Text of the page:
The summary benefit measure used in the economic analysis was the number of PUB averted per patient year, which was produced by the model. Benefits were not discounted, as the time horizon of the model was one-year.
The cost/resource boundary adopted in the analysis was that of the Ontario Ministry of Health. The health service costs included in the economic analysis were those for daily study medications, prophylactic gastroprotective agents (GPAs), hospital treatment for PUB (surgical inpatient treatment and physician fees), and outpatient treatment for PUB (outpatient clinic visit, day surgery, blood count, routine chemistry, radiology, endoscope with biopsy, repeat endoscopy, clinic physician, gastroenterologist, and pathologist). Discounting was not applied, as costs were incurred over a period of one year. Unit costs were reported separately but the quantities of resources used were not. The estimation of unit costs was based on actual data derived from the Ontario Schedule of Benefits, Ontario Case Costing Project, Ontario Public Claims Data, and Merck Frosst Canada. Resource use was calculated on the basis of data retrieved from the clinical trials used to derive the effectiveness evidence, from assumptions made by the authors, and by experts who were contacted to estimate treatment patterns in the Canadian setting. Costs were updated to 1999 values using the health and personal care component of the Consumer Price Index.
Statistical analysis of costs
Costs were treated deterministically in the base case.
Indirect costs were not included in the economic evaluation.
One-way and two-way sensitivity analyses were conducted to evaluate the robustness of the estimated cost-effectiveness ratios to variations in the following parameters: the rate of GPA co-prescription in both strategies; the relative baseline risk of PUB in the study population; drug costs; and the effectiveness of GPAs in preventing complications.
Estimated benefits used in the economic analysis
The number of PUB per patient per year was 0.0258 with NSAIDs and 0.0149 with rofecoxib. Thus rofecoxib led to an increment of 0.0109 in the number of PUB avoided.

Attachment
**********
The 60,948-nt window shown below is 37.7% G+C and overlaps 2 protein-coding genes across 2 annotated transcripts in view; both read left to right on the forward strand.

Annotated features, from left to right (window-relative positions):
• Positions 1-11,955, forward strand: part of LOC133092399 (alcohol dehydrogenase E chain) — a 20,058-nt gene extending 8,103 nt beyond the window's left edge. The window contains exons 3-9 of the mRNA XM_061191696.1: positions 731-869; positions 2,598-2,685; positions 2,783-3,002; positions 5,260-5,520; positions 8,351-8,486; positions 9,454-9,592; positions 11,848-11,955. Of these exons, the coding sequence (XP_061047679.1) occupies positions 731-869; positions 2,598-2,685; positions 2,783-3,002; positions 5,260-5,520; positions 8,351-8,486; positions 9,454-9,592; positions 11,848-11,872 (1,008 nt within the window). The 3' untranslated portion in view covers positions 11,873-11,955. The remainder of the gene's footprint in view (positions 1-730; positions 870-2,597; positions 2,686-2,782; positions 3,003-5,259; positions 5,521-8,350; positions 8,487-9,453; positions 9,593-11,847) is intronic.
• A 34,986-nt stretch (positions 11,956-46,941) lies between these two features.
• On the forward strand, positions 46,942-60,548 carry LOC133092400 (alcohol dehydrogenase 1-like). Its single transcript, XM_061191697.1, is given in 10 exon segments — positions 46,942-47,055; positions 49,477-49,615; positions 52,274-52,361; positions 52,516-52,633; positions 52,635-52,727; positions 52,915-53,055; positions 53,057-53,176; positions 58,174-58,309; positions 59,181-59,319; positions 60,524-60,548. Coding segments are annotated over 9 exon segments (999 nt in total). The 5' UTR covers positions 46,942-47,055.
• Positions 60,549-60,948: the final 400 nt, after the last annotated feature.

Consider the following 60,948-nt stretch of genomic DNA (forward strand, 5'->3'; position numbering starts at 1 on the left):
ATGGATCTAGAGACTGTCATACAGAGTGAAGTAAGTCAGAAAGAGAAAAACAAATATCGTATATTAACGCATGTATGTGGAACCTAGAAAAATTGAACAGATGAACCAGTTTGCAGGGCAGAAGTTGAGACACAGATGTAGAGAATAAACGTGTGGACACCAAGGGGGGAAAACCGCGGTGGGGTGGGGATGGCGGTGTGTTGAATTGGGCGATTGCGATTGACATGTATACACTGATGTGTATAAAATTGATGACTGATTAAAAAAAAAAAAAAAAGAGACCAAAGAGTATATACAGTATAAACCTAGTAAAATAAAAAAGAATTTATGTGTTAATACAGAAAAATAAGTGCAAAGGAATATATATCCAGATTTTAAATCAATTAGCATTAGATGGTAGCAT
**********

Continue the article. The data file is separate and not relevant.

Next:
Total estimated costs per patient per year were Can$584.91 with NSAIDs and Can$609.36 with rofecoxib. Therefore, the incremental cost per patient per year with rofecoxib was Can$24.45.
Synthesis of costs and benefits
An incremental cost-effectiveness ratio was calculated to combine costs and benefits of the two alternative treatments.
The incremental cost per PUB averted was Can$2,246.56.
The results of the sensitivity analysis showed that:
above the threshold rate of 27.5% for GPA co-prescription, rofecoxib became dominant;
if no GPAs were prescribed, rofecoxib became dominant when the rate of GPA prescription with NSAIDs exceeded a threshold value of 25%;
an increase in PUB risk of 215% (high-risk patients) caused rofecoxib to be cost-saving; and
the model was sensitive to variations in drug prices.
The authors concluded that, despite higher drug acquisition costs, the use of rofecoxib in place of NSAIDs for the treatment of OA reduced the incidence of serious GI adverse events at a modest incremental cost to a Canadian provincial government. Rofecoxib may become a dominant option in patients at increased baseline risk of severe GI events.
CRD COMMENTARY - Selection of comparators
The rationale for the choice of the comparator was clear. The authors stated that NSAIDs represent a standard and effective therapy for OA pain management in patients not responding to paracetamol. It may have been useful to add a paracetamol alternative to the analysis if possible. You, as a user of this database, should decide whether they represent a widely used treatment for patients with OA in your own setting.
Validity of estimate of measure of effectiveness